- Today’s war games have more to do with the falling supplies and rising price of oil than with tanks and armored personnel carriers rolling across borders. Consider…In a simultaneous three-front strike, terrorists sank a tanker in the Bosporus, blocking the Turkish straits linking the oilfields of the Caspian Sea with the Mediterranean. They also successfully attacked the oil port of Valdez in Alaska. An assault on the critical Ras Tanura complex in Saudi Arabia was rebuffed, but several million barrels a day (roughly 5 percent of world supply) were taken off the oil market for at least four months…Overnight, prices jumped to $120. U.S. gasoline prices shot to $5 a gallon.
    - What surprised me is how sanguine the participants seemed about the political and economic consequences of far more costly oil… the players [did not] … a meltdown of the global financial system.
    - What can we learn…First: with global demand and supply balanced so closely, and with so little excess production capacity, it doesn’t take much for oil prices to skyrocket…second…waiting to develop a serious energy policy until catastrophe hits only increases the pain.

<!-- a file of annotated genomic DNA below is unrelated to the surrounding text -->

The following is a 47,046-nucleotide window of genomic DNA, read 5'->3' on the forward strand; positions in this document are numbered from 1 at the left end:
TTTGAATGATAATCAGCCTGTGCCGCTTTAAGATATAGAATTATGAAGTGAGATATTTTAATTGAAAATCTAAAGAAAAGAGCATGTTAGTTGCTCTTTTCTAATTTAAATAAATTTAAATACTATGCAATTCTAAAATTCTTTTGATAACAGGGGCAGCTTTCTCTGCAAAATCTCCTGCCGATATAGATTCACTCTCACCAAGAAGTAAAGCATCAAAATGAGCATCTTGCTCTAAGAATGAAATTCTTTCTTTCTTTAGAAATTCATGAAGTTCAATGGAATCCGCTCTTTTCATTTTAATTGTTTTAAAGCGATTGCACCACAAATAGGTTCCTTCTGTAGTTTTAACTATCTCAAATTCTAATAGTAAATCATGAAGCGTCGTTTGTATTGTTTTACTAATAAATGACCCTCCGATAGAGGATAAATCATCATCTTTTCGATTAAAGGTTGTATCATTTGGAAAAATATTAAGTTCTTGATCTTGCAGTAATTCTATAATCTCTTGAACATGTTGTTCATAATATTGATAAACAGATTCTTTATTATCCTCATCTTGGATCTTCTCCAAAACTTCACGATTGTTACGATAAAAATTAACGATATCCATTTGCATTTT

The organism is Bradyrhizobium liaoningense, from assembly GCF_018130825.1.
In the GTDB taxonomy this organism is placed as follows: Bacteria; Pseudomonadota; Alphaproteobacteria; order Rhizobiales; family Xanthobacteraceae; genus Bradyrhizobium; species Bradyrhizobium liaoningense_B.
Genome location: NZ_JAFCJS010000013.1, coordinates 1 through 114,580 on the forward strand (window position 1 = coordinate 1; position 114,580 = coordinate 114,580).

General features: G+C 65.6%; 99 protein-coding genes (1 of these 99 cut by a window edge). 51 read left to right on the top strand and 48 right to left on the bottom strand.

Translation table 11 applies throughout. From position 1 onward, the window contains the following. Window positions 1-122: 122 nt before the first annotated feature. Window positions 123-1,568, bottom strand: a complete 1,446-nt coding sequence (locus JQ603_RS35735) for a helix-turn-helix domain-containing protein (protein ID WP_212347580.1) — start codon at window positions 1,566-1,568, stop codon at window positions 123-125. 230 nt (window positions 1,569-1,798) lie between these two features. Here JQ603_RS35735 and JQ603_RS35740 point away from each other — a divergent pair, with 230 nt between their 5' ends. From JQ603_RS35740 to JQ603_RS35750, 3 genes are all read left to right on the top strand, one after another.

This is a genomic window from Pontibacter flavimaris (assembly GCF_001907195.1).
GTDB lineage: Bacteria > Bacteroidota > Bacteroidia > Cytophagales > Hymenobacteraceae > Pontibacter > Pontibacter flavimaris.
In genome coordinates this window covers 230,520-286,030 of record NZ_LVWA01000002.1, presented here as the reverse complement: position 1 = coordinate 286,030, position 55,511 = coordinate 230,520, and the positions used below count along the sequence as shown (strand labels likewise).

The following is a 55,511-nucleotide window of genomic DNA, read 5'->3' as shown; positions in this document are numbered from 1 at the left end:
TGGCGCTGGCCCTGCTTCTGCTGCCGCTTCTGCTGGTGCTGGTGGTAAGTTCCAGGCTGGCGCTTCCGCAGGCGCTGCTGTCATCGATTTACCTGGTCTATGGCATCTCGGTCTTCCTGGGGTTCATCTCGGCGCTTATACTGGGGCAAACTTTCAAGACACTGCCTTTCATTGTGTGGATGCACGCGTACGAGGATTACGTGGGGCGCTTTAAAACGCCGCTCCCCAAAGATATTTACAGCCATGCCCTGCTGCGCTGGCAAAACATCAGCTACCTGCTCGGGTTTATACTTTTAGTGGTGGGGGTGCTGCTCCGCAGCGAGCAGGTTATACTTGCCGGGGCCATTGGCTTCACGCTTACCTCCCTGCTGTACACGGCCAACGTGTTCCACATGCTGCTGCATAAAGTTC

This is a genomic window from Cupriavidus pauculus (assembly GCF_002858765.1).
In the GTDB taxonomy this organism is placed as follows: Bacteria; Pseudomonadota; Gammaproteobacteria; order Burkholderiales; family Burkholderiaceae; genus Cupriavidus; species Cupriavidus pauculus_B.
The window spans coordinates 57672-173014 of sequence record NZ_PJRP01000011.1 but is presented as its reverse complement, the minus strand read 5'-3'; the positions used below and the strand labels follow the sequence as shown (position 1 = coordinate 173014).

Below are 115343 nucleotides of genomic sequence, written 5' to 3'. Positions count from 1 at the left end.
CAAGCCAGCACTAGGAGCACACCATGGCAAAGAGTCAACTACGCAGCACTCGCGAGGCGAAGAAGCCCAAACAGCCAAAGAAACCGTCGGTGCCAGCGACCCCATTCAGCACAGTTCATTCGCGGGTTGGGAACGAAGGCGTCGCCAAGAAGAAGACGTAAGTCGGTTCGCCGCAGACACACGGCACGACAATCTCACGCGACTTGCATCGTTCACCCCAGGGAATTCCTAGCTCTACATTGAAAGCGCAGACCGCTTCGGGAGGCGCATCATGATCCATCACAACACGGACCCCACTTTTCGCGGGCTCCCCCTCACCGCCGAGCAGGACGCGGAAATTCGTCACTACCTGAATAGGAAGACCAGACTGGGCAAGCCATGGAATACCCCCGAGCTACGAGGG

- The good news is that we know what needs doing. The bad news is that we remain largely unwilling to act. And by not acting, the United States and other oil-consuming nations leave themselves at the mercy of the market, or to individual producers who would manipulate it.
    - Energy politics is one thing. Energy policy is fundamentally different. We have too much of the former and not enough of the latter.
    - Current high prices largely reflect the fact that demand is rising faster than supply. India and China are growing rapidly, as is their consumption of oil and natural gas. The world cannot drill its way out of this conundrum. The answer mostly lies in using less oil—something that will result from increasing efficiency and accelerating alternatives.
    - …the best way to cut back on demand is through much higher gas taxes. Fuel-efficiency standards for new cars, SUVs and light trucks should be raised. There must be new incentives for companies to produce and people to purchase fuel-efficient hybrids and advanced diesel cars. The emergence of substitutes can best be hastened not by government-directed R&D but by guarantees that gas taxes will be kept high enough to discourage wanton consumption and to ensure a decent return on investment in alternatives.
    - If this isn’t a crisis, what is?